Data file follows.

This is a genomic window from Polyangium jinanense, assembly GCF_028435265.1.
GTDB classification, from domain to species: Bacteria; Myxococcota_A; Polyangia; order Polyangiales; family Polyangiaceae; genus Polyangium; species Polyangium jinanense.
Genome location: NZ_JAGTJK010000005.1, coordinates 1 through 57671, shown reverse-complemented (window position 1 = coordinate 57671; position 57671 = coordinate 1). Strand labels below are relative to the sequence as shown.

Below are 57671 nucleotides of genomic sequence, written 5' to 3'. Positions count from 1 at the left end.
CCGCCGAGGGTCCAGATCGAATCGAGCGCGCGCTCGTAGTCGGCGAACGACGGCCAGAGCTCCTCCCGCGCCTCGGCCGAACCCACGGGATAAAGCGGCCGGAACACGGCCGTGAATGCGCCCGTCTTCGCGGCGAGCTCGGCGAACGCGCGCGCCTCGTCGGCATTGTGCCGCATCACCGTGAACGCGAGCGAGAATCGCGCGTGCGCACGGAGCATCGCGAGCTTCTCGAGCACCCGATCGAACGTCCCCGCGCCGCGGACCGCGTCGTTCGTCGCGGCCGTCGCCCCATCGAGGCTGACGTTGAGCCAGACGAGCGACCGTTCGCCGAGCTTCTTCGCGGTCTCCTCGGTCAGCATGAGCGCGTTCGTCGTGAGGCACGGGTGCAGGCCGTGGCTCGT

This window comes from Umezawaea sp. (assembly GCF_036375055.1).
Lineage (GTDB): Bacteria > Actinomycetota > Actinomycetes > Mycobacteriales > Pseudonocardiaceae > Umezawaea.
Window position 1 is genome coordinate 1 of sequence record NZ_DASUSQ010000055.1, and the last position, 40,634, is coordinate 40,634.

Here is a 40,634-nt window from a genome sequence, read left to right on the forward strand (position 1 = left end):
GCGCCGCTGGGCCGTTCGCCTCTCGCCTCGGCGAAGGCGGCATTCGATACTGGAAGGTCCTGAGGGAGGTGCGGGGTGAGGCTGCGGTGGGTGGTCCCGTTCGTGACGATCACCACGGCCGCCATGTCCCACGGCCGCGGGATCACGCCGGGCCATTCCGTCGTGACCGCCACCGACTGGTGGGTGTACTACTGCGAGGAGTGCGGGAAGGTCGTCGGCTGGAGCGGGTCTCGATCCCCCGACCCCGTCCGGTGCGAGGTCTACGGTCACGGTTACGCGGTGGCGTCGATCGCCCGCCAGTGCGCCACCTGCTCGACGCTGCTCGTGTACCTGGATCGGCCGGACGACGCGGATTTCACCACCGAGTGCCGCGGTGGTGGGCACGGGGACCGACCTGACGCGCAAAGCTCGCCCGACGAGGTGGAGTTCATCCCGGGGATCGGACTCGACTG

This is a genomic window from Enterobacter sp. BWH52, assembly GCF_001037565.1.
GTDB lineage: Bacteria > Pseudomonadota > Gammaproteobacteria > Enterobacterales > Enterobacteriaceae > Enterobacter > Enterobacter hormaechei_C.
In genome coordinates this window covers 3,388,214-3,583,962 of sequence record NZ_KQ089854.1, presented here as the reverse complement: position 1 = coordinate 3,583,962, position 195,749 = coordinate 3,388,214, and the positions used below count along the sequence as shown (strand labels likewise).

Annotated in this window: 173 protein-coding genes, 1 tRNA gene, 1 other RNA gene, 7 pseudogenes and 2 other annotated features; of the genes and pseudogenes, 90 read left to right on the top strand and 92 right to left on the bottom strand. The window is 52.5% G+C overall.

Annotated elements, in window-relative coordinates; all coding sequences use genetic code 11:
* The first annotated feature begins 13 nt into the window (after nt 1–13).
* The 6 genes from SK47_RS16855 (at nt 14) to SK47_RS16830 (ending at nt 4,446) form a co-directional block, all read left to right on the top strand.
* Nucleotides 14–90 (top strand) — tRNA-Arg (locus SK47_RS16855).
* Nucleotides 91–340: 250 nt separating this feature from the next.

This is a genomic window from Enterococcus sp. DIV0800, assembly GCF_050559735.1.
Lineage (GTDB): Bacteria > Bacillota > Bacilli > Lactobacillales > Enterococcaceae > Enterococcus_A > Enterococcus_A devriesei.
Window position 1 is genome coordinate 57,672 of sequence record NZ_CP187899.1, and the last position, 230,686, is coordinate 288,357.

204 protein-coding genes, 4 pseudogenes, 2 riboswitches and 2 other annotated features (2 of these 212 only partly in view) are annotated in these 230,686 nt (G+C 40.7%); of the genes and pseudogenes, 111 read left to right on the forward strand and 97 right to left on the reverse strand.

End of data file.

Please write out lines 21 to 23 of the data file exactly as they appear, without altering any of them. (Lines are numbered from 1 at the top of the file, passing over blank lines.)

Lineage (GTDB): Bacteria > Bacillota > Bacilli > Lactobacillales > Enterococcaceae > Enterococcus_A > Enterococcus_A devriesei.
Window position 1 is genome coordinate 57,672 of sequence record NZ_CP187899.1, and the last position, 230,686, is coordinate 288,357.

204 protein-coding genes, 4 pseudogenes, 2 riboswitches and 2 other annotated features (2 of these 212 only partly in view) are annotated in these 230,686 nt (G+C 40.7%); of the genes and pseudogenes, 111 read left to right on the forward strand and 97 right to left on the reverse strand.